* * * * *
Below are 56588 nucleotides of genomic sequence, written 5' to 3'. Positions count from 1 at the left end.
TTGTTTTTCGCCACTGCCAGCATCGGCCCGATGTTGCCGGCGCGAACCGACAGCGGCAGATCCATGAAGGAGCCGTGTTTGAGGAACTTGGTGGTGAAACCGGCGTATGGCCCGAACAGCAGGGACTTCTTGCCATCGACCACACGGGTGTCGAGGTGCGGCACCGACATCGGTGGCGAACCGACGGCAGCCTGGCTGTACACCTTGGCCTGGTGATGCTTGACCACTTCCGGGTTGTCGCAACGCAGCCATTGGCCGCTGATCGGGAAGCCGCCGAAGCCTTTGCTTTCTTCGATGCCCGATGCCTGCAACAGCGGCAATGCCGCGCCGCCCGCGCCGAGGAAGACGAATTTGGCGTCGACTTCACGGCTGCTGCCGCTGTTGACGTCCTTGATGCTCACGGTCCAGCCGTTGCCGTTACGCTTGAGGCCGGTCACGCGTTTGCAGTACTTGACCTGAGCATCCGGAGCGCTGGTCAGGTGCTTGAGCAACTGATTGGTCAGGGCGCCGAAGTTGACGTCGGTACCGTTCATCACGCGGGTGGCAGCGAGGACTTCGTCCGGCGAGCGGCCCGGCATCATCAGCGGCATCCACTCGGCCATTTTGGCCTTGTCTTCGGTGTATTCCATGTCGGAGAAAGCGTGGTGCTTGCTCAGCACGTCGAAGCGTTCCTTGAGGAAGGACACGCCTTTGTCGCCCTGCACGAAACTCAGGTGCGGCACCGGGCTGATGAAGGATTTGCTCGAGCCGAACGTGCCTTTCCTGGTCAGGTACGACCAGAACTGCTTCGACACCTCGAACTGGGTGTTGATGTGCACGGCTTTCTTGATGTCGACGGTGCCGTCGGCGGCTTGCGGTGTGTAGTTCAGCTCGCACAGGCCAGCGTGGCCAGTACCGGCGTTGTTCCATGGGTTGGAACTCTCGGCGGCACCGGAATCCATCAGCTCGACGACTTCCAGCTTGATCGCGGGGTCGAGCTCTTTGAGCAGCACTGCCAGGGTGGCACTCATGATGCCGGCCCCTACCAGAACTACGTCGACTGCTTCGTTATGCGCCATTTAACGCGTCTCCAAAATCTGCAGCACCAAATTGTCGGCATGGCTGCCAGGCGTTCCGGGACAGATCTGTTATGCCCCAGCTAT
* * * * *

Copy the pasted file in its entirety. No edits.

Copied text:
Below are 56588 nucleotides of genomic sequence, written 5' to 3'. Positions count from 1 at the left end.
TTGTTTTTCGCCACTGCCAGCATCGGCCCGATGTTGCCGGCGCGAACCGACAGCGGCAGATCCATGAAGGAGCCGTGTTTGAGGAACTTGGTGGTGAAACCGGCGTATGGCCCGAACAGCAGGGACTTCTTGCCATCGACCACACGGGTGTCGAGGTGCGGCACCGACATCGGTGGCGAACCGACGGCAGCCTGGCTGTACACCTTGGCCTGGTGATGCTTGACCACTTCCGGGTTGTCGCAACGCAGCCATTGGCCGCTGATCGGGAAGCCGCCGAAGCCTTTGCTTTCTTCGATGCCCGATGCCTGCAACAGCGGCAATGCCGCGCCGCCCGCGCCGAGGAAGACGAATTTGGCGTCGACTTCACGGCTGCTGCCGCTGTTGACGTCCTTGATGCTCACGGTCCAGCCGTTGCCGTTACGCTTGAGGCCGGTCACGCGTTTGCAGTACTTGACCTGAGCATCCGGAGCGCTGGTCAGGTGCTTGAGCAACTGATTGGTCAGGGCGCCGAAGTTGACGTCGGTACCGTTCATCACGCGGGTGGCAGCGAGGACTTCGTCCGGCGAGCGGCCCGGCATCATCAGCGGCATCCACTCGGCCATTTTGGCCTTGTCTTCGGTGTATTCCATGTCGGAGAAAGCGTGGTGCTTGCTCAGCACGTCGAAGCGTTCCTTGAGGAAGGACACGCCTTTGTCGCCCTGCACGAAACTCAGGTGCGGCACCGGGCTGATGAAGGATTTGCTCGAGCCGAACGTGCCTTTCCTGGTCAGGTACGACCAGAACTGCTTCGACACCTCGAACTGGGTGTTGATGTGCACGGCTTTCTTGATGTCGACGGTGCCGTCGGCGGCTTGCGGTGTGTAGTTCAGCTCGCACAGGCCAGCGTGGCCAGTACCGGCGTTGTTCCATGGGTTGGAACTCTCGGCGGCACCGGAATCCATCAGCTCGACGACTTCCAGCTTGATCGCGGGGTCGAGCTCTTTGAGCAGCACTGCCAGGGTGGCACTCATGATGCCGGCCCCTACCAGAACTACGTCGACTGCTTCGTTATGCGCCATTTAACGCGTCTCCAAAATCTGCAGCACCAAATTGTCGGCATGGCTGCCAGGCGTTCCGGGACAGATCTGTTATGCCCCAGCTAT